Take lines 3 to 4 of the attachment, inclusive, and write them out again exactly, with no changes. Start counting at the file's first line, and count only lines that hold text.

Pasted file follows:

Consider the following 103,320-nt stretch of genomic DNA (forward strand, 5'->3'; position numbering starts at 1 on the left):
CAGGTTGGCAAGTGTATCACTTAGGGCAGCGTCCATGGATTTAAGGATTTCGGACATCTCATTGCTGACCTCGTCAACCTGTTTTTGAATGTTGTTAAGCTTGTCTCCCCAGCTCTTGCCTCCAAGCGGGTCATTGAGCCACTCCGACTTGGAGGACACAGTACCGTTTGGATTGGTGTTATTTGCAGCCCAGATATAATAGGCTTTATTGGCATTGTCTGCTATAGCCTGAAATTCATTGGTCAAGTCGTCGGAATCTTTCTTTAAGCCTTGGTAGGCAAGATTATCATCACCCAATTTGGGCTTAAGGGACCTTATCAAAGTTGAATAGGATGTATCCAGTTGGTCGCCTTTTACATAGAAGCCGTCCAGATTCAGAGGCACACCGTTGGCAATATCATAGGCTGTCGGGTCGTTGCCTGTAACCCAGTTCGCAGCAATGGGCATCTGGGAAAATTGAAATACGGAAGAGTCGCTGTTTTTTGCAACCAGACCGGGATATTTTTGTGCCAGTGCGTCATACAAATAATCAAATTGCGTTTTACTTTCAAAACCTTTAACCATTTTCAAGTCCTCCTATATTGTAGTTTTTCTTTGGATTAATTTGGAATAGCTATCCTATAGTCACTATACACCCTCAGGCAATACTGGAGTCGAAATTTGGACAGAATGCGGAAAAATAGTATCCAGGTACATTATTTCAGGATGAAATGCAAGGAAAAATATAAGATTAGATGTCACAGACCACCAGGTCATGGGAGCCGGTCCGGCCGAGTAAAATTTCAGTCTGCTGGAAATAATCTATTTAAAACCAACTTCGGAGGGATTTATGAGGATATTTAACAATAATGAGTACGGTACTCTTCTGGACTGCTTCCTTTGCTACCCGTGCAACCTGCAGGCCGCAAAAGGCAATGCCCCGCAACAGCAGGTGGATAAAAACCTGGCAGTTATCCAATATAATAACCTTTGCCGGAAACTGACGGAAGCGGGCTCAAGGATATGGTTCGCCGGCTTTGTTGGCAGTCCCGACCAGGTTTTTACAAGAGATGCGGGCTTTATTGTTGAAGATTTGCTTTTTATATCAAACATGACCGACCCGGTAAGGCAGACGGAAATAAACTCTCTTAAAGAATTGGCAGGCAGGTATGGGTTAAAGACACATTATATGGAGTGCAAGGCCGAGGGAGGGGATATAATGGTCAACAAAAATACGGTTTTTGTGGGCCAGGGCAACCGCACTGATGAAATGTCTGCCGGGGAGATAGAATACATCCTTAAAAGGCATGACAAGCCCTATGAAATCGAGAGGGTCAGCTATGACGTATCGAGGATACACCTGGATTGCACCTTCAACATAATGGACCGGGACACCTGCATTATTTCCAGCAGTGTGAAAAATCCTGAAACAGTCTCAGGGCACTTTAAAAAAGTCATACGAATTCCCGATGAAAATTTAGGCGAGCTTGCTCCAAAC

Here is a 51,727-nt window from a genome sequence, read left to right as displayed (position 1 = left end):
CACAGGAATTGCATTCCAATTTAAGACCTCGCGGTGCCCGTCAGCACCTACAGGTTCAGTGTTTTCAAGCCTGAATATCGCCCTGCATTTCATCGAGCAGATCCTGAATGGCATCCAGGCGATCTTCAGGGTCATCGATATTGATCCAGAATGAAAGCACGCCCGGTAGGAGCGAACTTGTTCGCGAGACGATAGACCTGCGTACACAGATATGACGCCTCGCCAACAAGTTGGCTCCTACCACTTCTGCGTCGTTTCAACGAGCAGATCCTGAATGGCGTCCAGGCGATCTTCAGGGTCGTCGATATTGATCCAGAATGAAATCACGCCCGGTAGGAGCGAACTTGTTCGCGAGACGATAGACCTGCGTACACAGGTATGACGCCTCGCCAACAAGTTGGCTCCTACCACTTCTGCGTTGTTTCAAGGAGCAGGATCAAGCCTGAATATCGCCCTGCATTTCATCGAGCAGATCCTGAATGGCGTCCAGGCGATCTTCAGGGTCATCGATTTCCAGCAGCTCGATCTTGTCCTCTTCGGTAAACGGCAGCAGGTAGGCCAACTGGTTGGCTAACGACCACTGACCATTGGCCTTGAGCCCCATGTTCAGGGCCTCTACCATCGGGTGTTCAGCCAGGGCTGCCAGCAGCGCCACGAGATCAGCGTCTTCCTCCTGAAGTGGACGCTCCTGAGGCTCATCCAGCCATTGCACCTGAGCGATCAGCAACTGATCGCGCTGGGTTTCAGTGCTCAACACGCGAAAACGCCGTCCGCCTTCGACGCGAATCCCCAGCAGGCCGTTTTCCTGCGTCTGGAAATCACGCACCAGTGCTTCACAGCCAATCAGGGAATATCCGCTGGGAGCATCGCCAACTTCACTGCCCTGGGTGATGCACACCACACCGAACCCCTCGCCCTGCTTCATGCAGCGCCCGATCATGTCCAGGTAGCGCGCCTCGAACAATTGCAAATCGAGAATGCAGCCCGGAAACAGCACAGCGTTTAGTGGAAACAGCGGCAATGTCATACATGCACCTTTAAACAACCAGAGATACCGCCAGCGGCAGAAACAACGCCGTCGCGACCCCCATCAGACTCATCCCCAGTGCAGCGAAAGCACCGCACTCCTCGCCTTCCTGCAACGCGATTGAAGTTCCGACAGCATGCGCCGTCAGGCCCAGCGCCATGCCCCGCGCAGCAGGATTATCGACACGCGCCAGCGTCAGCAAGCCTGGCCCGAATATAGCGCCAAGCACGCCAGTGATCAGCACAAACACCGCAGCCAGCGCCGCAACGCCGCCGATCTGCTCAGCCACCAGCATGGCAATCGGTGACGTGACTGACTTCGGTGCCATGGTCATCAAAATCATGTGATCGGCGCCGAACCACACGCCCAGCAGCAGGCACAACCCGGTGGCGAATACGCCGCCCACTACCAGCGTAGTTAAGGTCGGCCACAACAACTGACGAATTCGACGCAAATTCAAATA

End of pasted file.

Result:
Here is a 51,727-nt window from a genome sequence, read left to right as displayed (position 1 = left end):
CACAGGAATTGCATTCCAATTTAAGACCTCGCGGTGCCCGTCAGCACCTACAGGTTCAGTGTTTTCAAGCCTGAATATCGCCCTGCATTTCATCGAGCAGATCCTGAATGGCATCCAGGCGATCTTCAGGGTCATCGATATTGATCCAGAATGAAAGCACGCCCGGTAGGAGCGAACTTGTTCGCGAGACGATAGACCTGCGTACACAGATATGACGCCTCGCCAACAAGTTGGCTCCTACCACTTCTGCGTCGTTTCAACGAGCAGATCCTGAATGGCGTCCAGGCGATCTTCAGGGTCGTCGATATTGATCCAGAATGAAATCACGCCCGGTAGGAGCGAACTTGTTCGCGAGACGATAGACCTGCGTACACAGGTATGACGCCTCGCCAACAAGTTGGCTCCTACCACTTCTGCGTTGTTTCAAGGAGCAGGATCAAGCCTGAATATCGCCCTGCATTTCATCGAGCAGATCCTGAATGGCGTCCAGGCGATCTTCAGGGTCATCGATTTCCAGCAGCTCGATCTTGTCCTCTTCGGTAAACGGCAGCAGGTAGGCCAACTGGTTGGCTAACGACCACTGACCATTGGCCTTGAGCCCCATGTTCAGGGCCTCTACCATCGGGTGTTCAGCCAGGGCTGCCAGCAGCGCCACGAGATCAGCGTCTTCCTCCTGAAGTGGACGCTCCTGAGGCTCATCCAGCCATTGCACCTGAGCGATCAGCAACTGATCGCGCTGGGTTTCAGTGCTCAACACGCGAAAACGCCGTCCGCCTTCGACGCGAATCCCCAGCAGGCCGTTTTCCTGCGTCTGGAAATCACGCACCAGTGCTTCACAGCCAATCAGGGAATATCCGCTGGGAGCATCGCCAACTTCACTGCCCTGGGTGATGCACACCACACCGAACCCCTCGCCCTGCTTCATGCAGCGCCCGATCATGTCCAGGTAGCGCGCCTCGAACAATTGCAAATCGAGAATGCAGCCCGGAAACAGCACAGCGTTTAGTGGAAACAGCGGCAATGTCATACATGCACCTTTAAACAACCAGAGATACCGCCAGCGGCAGAAACAACGCCGTCGCGACCCCCATCAGACTCATCCCCAGTGCAGCGAAAGCACCGCACTCCTCGCCTTCCTGCAACGCGATTGAAGTTCCGACAGCATGCGCCGTCAGGCCCAGCGCCATGCCCCGCGCAGCAGGATTATCGACACGCGCCAGCGTCAGCAAGCCTGGCCCGAATATAGCGCCAAGCACGCCAGTGATCAGCACAAACACCGCAGCCAGCGCCGCAACGCCGCCGATCTGCTCAGCCACCAGCATGGCAATCGGTGACGTGACTGACTTCGGTGCCATGGTCATCAAAATCATGTGATCGGCGCCGAACCACACGCCCAGCAGCAGGCACAACCCGGTGGCGAATACGCCGCCCACTACCAGCGTAGTTAAGGTCGGCCACAACAACTGACGAATTCGACGCAAATTCAAATA